Among the stories doing the rounds on Diesel News this week have been Linfox Awards, Port Rail Shuttle, PBS Trial and Driver Expenses, plus TruckSafe, Port Botany and the Grain Harvest Scheme.
Transport industry spokespeople have roundly welcomed the announcement by the Victorian and Commonwealth governments of $58 million in funding for the Port Rail Shuttle at the Port of Melbourne.
“We have long called for greater investment in rail at the Port of Melbourne,” said a statement from the Victorian Trucking Association (VTA). “The announcement will go a long way to improving productivity for operators and easing congestion on inner west Melbourne roads.”
The Australian Logistics Council (ALC) was also vocal on the issue.
“Moving more freight to rail, where it makes sense commercially, has the potential to significantly improve freight efficiency, while at the same time improving urban amenity, reducing road congestion and decreasing queuing times at ports,” said ALC Managing Director Michael Kilgariff.
Each year, two Linfox employees are recognised and rewarded for outstanding performance. At this year’s Linfox Senior Leadership Conference in Melbourne, Andy Gissing was presented with the Chairman’s Award from Executive Chairman, Peter Fox. Clint Terbogt received the CEO’s Award from Annette Carey, CEO Australia and New Zealand.
As Group Manager Consumer in the Retail business unit, Chairman’s Award winner Andy manages customer contracts across the household brands sector. Thirty-two years of experience at Linfox have given him a keen eye for identifying and rectifying operational issues.
CEO’s Award winner Clint Terbogt is responsible for Linfox Intermodal’s fast-moving consumer goods (FMCG) customers. As Group Manager – Customers, Clint has built a strong and dynamic group of professionals, of whom 40 per cent are Linfox graduates. The team has established deep relationships with their 40 FMCG customers.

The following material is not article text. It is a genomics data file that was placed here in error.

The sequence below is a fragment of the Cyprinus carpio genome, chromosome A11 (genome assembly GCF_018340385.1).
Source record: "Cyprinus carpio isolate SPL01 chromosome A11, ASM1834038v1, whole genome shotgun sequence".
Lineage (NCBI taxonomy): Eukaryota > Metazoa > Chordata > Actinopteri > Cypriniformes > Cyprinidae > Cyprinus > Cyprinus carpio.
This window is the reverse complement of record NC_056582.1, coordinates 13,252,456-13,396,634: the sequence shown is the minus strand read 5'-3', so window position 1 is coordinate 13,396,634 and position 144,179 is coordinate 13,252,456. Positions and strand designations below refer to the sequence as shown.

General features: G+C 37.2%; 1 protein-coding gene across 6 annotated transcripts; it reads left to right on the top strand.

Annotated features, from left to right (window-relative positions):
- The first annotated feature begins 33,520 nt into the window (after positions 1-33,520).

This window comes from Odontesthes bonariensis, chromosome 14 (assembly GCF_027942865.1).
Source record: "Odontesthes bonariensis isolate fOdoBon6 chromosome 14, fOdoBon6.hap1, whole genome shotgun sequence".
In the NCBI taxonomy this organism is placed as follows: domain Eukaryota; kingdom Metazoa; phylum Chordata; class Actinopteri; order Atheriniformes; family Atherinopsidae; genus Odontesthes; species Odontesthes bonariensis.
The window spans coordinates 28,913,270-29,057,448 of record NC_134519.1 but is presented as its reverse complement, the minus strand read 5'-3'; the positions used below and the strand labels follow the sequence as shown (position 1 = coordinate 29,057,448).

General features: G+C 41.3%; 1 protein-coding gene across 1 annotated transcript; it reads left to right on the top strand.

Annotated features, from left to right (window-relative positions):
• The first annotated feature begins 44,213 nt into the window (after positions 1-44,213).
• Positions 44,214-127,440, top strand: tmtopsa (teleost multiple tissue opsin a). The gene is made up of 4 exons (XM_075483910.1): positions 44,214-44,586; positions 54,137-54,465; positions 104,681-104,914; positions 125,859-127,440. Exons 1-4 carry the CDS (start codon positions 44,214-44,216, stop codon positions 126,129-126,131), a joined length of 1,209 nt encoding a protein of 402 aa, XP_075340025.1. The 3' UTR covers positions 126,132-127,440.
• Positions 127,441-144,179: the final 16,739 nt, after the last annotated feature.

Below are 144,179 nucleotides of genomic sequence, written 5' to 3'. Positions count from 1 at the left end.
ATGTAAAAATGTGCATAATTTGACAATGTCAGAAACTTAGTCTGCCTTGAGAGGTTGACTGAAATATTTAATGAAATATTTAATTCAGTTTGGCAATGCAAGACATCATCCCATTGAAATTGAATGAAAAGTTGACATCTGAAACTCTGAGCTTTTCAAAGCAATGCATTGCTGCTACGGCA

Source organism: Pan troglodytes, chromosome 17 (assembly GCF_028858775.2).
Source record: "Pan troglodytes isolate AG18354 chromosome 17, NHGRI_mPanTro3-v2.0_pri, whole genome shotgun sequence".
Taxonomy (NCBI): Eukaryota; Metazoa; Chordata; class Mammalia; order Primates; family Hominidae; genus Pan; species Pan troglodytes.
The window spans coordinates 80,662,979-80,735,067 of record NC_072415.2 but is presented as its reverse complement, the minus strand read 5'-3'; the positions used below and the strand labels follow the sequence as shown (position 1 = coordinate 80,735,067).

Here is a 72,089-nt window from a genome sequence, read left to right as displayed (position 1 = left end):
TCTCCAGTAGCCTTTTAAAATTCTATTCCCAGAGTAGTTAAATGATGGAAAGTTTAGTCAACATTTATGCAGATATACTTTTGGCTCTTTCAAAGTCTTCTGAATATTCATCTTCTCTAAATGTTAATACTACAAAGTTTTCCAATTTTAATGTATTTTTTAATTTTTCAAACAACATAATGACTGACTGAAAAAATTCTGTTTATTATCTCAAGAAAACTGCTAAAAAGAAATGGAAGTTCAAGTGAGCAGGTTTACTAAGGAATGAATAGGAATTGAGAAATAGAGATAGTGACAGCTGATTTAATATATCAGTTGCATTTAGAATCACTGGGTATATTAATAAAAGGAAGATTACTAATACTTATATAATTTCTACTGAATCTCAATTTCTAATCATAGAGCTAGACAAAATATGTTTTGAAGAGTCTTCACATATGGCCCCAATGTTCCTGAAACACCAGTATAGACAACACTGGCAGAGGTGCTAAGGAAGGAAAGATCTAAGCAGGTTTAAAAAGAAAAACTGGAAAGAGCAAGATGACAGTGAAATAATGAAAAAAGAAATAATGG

Common truck and dog combinations can be pre-approved under changes to Australia’s world-leading Performance Based Standards (PBS) scheme. A six-month trial to reduce the administrative burden on operators and manufacturers developing high-tech heavy vehicles has been successful, according to the National Heavy Vehicle Regulator (NHVR).
“Since March we have been trialling a simplified design approval process for specifications pre-approved by the expert PBS panel for six- and seven-axle truck and dog combinations,” said Sal Petroccitto, NHVR CEO. “During the trial we saw turnaround times for 33 design approvals reduce from an average of five weeks down to three business days, which is a significant benefit for operators and manufacturers. These applications account for 30 per cent of all PBS design approval applications and 50 per cent of all new truck and dog applications.
Trucksafe and Animal Welfare
In conjunction with the re-naming of the sixth module of the TruckSafe program from the TruckCare module to the Animal Welfare, former Livestock, Bulk and Rural Carriers Association (LBRCA) Young Driver of the Year, Raymond ‘Reggie’ Sutton was announced as the TruckSafe Ambassador.
High Productivity in Botany
NatRoad is claiming a win after successfully lobbying against the confusing Roads and Maritime Services (RMS) decision to stop access to Port Botany for high-productivity vehicles (HPVs). Access decisions for HPVs will now be decided on a case-by-case basis by RMS.
“We’re pleased that the blanket restriction has been removed as a result of our involvement,” said Warren Clark, NatRoad CEO. “It’s an important win for NatRoad and the industry.”
RMS decided it would no longer allow HPV access on the basis of an ‘interim strategic plan’ developed by Transport for NSW. This unpublished plan apparently supported the use of rail rather than road to transport containers to and from the port.
Port Botany Pricing
Road Freight NSW (RFNSW) is calling on the Australian Competition and Consumer Competition (ACCC) to act on new stevedore taxes imposed on truck operators following a Federal Court decision relating to price increases at the Port of Newcastle. The Federal Court unanimously upheld a decision that the Port is ‘declared’, which means that the ACCC now has the power to monitor and regulate pricing there.
The Australian Road Transport Industrial Organisation (ARTIO) has joined the Transport Workers Union (TWU), the Australian Trucking Association (ATA) and NatRoad at a meeting in Sydney with the Australian Taxation Office (ATO) to explain why its 2017/19 Tax Determination should be withdrawn.
The meeting came after industry groups and the union united to express concern over the ATO determination, which reduces the amount of ‘reasonable meal expenses’ drivers can claim without substantiation by 43 per cent.
Grain Harvest Opt Out
Moree Plains Shire Council has decided not to participate in the New South Wales Grain Harvest Management Scheme (GHMS) for 2017 as they have not yet received any data outlining the results of last years’ scheme, as promised by Transport for NSW and Roads and Maritime Services (RMS).
A recommendation for councillors to opt in or opt out of the scheme, which has been in place in the shire for four years, was brought to a vote recently. As a result of the lack of promised data, the councillors deferred participation in the GHMS pending receipt of the requested data.